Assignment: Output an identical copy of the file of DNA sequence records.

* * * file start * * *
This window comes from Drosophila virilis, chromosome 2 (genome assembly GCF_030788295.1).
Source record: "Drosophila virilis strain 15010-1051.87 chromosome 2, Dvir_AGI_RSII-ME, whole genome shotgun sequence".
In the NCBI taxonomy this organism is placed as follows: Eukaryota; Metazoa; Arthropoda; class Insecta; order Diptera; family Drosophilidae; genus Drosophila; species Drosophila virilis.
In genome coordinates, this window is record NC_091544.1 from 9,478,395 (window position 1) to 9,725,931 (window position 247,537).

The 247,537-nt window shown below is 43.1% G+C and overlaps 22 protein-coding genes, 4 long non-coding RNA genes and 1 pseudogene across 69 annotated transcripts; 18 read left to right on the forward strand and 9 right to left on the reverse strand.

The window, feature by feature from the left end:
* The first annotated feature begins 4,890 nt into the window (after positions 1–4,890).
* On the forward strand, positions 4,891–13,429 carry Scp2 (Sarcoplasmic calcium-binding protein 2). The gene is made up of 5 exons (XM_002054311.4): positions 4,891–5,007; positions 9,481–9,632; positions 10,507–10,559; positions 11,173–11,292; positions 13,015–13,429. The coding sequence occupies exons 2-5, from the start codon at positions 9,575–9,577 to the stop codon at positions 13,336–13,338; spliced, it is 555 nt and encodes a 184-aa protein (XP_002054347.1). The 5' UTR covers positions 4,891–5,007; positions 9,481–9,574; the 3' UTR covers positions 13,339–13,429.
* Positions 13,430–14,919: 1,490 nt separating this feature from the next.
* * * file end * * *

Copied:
This window comes from Drosophila virilis, chromosome 2 (genome assembly GCF_030788295.1).
Source record: "Drosophila virilis strain 15010-1051.87 chromosome 2, Dvir_AGI_RSII-ME, whole genome shotgun sequence".
In the NCBI taxonomy this organism is placed as follows: Eukaryota; Metazoa; Arthropoda; class Insecta; order Diptera; family Drosophilidae; genus Drosophila; species Drosophila virilis.
In genome coordinates, this window is record NC_091544.1 from 9,478,395 (window position 1) to 9,725,931 (window position 247,537).

The 247,537-nt window shown below is 43.1% G+C and overlaps 22 protein-coding genes, 4 long non-coding RNA genes and 1 pseudogene across 69 annotated transcripts; 18 read left to right on the forward strand and 9 right to left on the reverse strand.

The window, feature by feature from the left end:
* The first annotated feature begins 4,890 nt into the window (after positions 1–4,890).
* On the forward strand, positions 4,891–13,429 carry Scp2 (Sarcoplasmic calcium-binding protein 2). The gene is made up of 5 exons (XM_002054311.4): positions 4,891–5,007; positions 9,481–9,632; positions 10,507–10,559; positions 11,173–11,292; positions 13,015–13,429. The coding sequence occupies exons 2-5, from the start codon at positions 9,575–9,577 to the stop codon at positions 13,336–13,338; spliced, it is 555 nt and encodes a 184-aa protein (XP_002054347.1). The 5' UTR covers positions 4,891–5,007; positions 9,481–9,574; the 3' UTR covers positions 13,339–13,429.
* Positions 13,430–14,919: 1,490 nt separating this feature from the next.